But some people will never feel comfortable playing the political game. For those people, Stybel recommends a job where one can say, “Leave me alone” and still excel at the work: Sales would be a definite no, but a career in, say, programming might work. But take a look at yourself. If you don't have the skills for a leave-me-alone job, you need the skills to make office politics work for you. Otherwise you'll get stuck.

Of all the Google searches that end up at my blog, the most common is some version of, “How do I tell my boss that I’m quitting.” This seems to be a frequent topic at a lot of career sites; quitting well is a big issue.

A lot of the problems around quitting come from the abrupt shift in power. Before you quit, you are beholden to your boss. When you are quitting, you feel a surge in power as you let your boss know you’re moving on to something better.

So really, quitting is about managing assertiveness. You want to be assertive enough to go find another opportunity for yourself, but not so assertive that you offend the person who has been a decent boss. So have humility and thankfulness, but add some choice words about what a great offer you took for your next job.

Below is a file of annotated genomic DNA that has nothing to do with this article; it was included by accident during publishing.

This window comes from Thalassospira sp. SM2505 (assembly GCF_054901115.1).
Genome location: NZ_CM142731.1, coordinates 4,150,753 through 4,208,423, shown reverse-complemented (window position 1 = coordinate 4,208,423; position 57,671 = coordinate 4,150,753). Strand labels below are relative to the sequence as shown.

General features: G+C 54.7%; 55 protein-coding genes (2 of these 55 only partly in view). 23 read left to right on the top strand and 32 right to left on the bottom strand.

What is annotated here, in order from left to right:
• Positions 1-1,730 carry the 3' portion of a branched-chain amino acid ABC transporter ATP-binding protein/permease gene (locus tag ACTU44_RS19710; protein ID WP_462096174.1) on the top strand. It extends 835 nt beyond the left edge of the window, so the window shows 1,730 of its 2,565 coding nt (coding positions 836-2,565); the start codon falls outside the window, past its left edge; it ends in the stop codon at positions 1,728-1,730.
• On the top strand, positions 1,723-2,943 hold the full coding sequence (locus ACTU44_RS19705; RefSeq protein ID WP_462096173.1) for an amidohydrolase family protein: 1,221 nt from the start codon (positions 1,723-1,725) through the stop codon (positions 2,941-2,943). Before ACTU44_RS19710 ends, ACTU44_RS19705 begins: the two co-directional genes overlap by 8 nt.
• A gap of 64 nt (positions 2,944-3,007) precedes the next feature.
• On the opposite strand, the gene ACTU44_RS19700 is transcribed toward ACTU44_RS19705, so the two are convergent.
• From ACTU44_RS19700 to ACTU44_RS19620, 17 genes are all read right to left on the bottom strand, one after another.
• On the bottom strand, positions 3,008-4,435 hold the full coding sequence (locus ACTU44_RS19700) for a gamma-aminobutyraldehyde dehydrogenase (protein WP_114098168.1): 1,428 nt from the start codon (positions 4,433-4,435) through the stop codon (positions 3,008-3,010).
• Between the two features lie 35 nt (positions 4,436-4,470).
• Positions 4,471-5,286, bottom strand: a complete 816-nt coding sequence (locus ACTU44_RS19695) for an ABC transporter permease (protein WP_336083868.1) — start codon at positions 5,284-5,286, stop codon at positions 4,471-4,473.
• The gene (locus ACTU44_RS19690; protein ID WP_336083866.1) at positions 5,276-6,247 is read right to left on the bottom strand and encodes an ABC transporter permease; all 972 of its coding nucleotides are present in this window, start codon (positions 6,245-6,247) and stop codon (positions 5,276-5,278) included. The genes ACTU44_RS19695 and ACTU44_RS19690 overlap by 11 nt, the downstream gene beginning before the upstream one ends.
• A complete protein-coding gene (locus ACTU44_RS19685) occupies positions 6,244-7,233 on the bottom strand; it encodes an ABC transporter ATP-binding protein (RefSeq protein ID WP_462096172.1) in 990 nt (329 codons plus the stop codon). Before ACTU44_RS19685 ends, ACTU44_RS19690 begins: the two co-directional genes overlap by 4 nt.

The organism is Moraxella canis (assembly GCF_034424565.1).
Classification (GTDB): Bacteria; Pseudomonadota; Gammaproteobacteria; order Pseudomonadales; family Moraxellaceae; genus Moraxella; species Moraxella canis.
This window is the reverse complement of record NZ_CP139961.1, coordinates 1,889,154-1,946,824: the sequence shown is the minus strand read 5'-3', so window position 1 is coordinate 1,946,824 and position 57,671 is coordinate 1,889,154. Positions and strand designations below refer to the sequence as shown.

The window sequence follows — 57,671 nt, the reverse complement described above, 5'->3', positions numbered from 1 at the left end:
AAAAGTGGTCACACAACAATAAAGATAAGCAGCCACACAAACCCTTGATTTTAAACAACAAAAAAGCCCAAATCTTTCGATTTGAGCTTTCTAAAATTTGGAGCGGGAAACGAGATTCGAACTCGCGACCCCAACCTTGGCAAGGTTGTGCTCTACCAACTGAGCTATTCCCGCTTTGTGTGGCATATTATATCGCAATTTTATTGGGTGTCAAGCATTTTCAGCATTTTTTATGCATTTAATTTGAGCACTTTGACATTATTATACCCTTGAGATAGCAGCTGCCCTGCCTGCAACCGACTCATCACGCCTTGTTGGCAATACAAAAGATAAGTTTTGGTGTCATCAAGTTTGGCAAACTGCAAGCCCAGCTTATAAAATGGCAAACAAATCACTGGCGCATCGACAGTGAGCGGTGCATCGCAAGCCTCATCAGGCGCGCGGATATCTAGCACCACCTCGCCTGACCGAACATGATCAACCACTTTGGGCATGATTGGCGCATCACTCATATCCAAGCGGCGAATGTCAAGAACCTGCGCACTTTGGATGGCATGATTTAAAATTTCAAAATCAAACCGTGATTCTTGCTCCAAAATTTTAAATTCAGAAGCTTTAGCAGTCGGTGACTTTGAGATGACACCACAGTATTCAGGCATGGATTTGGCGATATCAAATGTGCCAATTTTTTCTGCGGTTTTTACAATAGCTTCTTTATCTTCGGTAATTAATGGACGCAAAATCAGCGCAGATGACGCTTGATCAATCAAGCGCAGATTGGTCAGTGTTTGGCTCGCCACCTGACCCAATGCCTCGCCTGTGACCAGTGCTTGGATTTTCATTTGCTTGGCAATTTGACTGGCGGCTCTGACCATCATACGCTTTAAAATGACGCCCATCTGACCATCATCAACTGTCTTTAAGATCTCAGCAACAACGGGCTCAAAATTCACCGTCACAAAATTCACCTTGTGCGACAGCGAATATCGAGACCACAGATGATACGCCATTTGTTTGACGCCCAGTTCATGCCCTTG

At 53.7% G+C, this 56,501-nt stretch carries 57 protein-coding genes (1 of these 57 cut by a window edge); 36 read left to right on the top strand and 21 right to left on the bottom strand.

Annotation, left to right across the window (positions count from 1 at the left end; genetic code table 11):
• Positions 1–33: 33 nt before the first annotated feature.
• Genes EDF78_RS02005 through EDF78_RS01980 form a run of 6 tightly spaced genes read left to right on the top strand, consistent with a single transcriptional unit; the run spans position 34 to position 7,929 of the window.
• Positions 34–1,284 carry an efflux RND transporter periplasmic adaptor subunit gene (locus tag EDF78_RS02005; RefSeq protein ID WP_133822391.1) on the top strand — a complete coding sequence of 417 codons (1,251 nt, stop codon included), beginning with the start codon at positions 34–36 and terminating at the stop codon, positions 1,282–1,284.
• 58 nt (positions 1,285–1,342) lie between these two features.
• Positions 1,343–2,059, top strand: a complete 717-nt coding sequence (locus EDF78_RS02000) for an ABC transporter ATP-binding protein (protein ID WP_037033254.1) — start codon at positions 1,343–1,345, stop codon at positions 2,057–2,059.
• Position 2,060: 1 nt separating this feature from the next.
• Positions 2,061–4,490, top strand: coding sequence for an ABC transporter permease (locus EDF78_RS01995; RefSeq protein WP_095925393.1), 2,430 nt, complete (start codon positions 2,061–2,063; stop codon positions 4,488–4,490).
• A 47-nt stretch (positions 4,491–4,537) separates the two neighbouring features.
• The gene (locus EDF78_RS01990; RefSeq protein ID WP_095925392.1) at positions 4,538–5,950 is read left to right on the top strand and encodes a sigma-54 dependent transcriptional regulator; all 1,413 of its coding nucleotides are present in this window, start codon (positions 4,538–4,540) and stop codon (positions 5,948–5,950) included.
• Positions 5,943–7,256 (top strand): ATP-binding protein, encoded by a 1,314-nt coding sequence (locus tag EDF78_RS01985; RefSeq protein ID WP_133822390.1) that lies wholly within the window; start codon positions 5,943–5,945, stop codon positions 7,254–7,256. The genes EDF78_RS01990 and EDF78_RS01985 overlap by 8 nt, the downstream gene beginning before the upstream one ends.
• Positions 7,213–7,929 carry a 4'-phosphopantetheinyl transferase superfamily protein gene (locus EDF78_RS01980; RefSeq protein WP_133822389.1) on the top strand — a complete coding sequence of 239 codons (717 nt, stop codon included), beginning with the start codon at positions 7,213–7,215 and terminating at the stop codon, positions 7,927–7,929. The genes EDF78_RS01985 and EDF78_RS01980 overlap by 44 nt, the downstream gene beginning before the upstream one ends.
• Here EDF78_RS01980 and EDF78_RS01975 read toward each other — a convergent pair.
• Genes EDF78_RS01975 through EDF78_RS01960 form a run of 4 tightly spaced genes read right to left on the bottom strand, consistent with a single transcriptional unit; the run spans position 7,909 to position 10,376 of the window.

Assertiveness is a skill that people notice a lot in other people but we don’t pay attention enough to in ourselves, according to Daniel Ames, professor of Columbia Business School. When it comes to quitting, it is easy to get overly assertive, as you become intoxicated with the idea that you don’t need to please your boss any more. And it is easy to downplay the greatness of the next thing you do so as to not seem ungrateful for the job you are leaving. So it’s natural to feel a little unsure in this situation.

The good news is that Ames says we can teach ourselves tactics for effective assertiveness. And since people in their twenties quit a job almost every year, quitting is a great way to learn these skills.

You can judge someone’s personality by what his or her work space looks like. Take Tara Hirshfeld, for example. She’s set up her office on a picnic table. She has the laptop, the headset, even the office-type snacks. But there are leaves falling and cars honking. Intuitively, you know she’s not an accountant-type. And you surely won’t be surprised to hear that she’s a student at the School of the Museum of Fine Arts in Boston.

People leave deliberate and inadvertent clues about themselves in their personal space and Samuel Gosling, assistant professor of psychology at the University of Texas at Austin, studies these clues. And Gosling concludes that your co-workers are good at judging what the clues mean even if they don’t know why.